One reference point for Shlomowitz is the 2004 work Veronique Doisneau, by choreographer Jérôme Bel. In it, Doisneau, a soon-to-retire ballet dancer, recounts the details of her career while demonstrating various dances she had performed, or had wanted to. In his lecture pieces, Shlomowitz likewise drifts dramatically from the material to the discursive, as passages of musical performance intersect with the staged lecture situation. In this sense, he also participates in a broader current of artists – Jennifer Walshe and Trond Reinholdtsen, for instance – whose work begins to collapse the edges of Western art music and live art. At the same time, this inherently playful form folds back as yet another factor in Shlomowitz’s question: of how we listen to what, and why.
Phill Niblock (b. 1933, USA) is an artist whose fifty-year career spans minimalist and experimental music, film and photography. Since 1985, he has served as director of Experimental Intermedia, a foundation for avant-garde music based in New York with a branch in Ghent, and curator of the foundation’s record label XI. Known for his thick, loud drones of music, Niblock’s signature sound is filled with microtones of instrumental timbres that generate many other tones in the performance space. In 2013, his diverse artistic career was the subject of a retrospective realised in partnership between Circuit (Contemporary Art Centre Lausanne) and Musée de l’Elysée. The following year Niblock was honoured with the prestigious Foundation for Contemporary Arts John Cage Award.
photograph by Camille Blake
Founder of the KK series and cellist Lucy Railton kicks of the 2018/19 season with a performance of ‘Harm’ by Phill Niblock. Railton has been a stable member of the contemporary music scene in London and the UK for more than a decade, collaborating extensively and dedicating her time to the development of new music. She also writes her own music, recently releasing a solo album on Modern Love, and composes for dance, film and installation. As well as founding and co-curating Kammer Klang since 2008, she is co-founder of the London Contemporary Music Festival and was co-director until 2015.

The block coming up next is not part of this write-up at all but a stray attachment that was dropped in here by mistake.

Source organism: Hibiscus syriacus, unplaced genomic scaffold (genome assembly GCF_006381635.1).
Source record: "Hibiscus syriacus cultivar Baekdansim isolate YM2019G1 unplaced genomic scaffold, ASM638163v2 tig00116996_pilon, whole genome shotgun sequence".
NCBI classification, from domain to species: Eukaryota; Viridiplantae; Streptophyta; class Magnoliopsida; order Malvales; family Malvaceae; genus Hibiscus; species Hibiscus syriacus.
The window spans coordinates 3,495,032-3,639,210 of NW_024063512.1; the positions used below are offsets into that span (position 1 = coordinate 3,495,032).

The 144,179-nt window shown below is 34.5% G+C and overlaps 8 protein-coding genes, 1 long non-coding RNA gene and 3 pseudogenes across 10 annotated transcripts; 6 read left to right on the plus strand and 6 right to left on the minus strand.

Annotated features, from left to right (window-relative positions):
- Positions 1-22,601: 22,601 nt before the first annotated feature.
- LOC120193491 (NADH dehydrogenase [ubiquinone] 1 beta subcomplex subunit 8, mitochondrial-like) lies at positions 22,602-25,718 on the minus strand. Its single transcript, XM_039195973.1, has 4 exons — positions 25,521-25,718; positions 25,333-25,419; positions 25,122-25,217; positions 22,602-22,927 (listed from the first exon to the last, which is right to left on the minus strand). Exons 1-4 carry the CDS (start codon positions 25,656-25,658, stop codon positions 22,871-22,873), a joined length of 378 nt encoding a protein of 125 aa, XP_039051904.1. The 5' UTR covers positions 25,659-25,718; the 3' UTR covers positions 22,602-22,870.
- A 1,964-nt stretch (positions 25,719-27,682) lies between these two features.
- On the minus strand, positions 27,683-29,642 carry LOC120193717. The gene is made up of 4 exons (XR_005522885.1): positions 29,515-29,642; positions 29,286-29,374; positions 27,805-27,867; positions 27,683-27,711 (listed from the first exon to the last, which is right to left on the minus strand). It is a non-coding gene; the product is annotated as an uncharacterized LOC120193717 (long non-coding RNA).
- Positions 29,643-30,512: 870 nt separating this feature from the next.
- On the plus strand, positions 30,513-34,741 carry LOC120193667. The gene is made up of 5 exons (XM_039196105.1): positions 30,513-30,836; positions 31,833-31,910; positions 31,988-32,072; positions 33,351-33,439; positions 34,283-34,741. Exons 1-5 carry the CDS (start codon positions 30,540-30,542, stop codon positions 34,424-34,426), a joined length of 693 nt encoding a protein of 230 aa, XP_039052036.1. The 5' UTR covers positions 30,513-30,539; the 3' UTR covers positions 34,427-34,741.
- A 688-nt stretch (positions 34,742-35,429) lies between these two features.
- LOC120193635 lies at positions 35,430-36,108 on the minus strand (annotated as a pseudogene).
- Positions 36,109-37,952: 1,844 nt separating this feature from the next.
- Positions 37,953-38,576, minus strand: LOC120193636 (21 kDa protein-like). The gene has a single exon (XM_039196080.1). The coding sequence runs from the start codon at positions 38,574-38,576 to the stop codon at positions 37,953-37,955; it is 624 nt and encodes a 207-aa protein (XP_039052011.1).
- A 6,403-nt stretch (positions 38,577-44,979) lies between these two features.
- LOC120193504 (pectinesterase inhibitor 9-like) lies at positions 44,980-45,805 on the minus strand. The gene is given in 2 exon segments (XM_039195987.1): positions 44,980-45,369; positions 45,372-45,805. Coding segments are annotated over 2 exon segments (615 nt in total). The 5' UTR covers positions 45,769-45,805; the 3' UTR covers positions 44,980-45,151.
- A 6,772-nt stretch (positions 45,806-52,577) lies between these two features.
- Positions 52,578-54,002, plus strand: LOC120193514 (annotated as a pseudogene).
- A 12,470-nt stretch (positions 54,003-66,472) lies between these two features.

Matthew Shlomowitz (b. 1975) is a composer of concert music and performance pieces. Raised in Adelaide, Australia, he now lives in London. He is Associate Professor in Composition at University of Southampton, and co-directs the new music ensemble Plus Minus with Joanna Bailie.
He has composed works for groups such asasamisimasa, bESIdES, Calefax, Ensemble Offspring, EXAUDI, Ives Ensemble, Nieuw Ensemble, Quatuor Diotima, Ricciotti Ensemble, Speak Percussion, Wespoke New Music Company and soloists Claire Edwardes, Juliet Fraser, Mark Knoop and Håkon Stene and Stephane Ginsburgh.
He has three ongoing projects: Popular Contexts, a series combining recordings of recognisable real world sound with instrumental music; Letter Pieces, which combine physical actions, music and text; and Public Lectures about Music, a series of lecture-pieces addressing ideas such as aesthetic judgement and emotional responses to music.
Born in 1987, Antoine Françoise studied piano in Switzerland with Paul Coker, and at the Royal College of Music, London with Andrew Ball, Yonty Solomon and Ashley Wass. He also studied saxophone with Laurent Estoppey and composition with Michael Oliva.
Very active in the fields of contemporary and chamber music, Antoine has played internationally with conductors such as Diego Masson, Clement Power and Pierre-Alain Monot. He has been a member of Switzerland’s Nouvel Ensemble Contemporain since 2008, is a core member of Ensemble Nikel, and plays regularly with the London Contemporary Orchestra, City of London Sinfonia, London Philharmonic Orchestra, London Sinfonietta and Ensemble Contrechamps.
Antoine has given over a hundred premieres, and worked closely with composers such as Julian Anderson, Rebecca Saunders, Hans-Peter Kyburz (giving the UK premiere of his concerto) and Eric Gaudibert (who dedicated his last concerto GONG to him).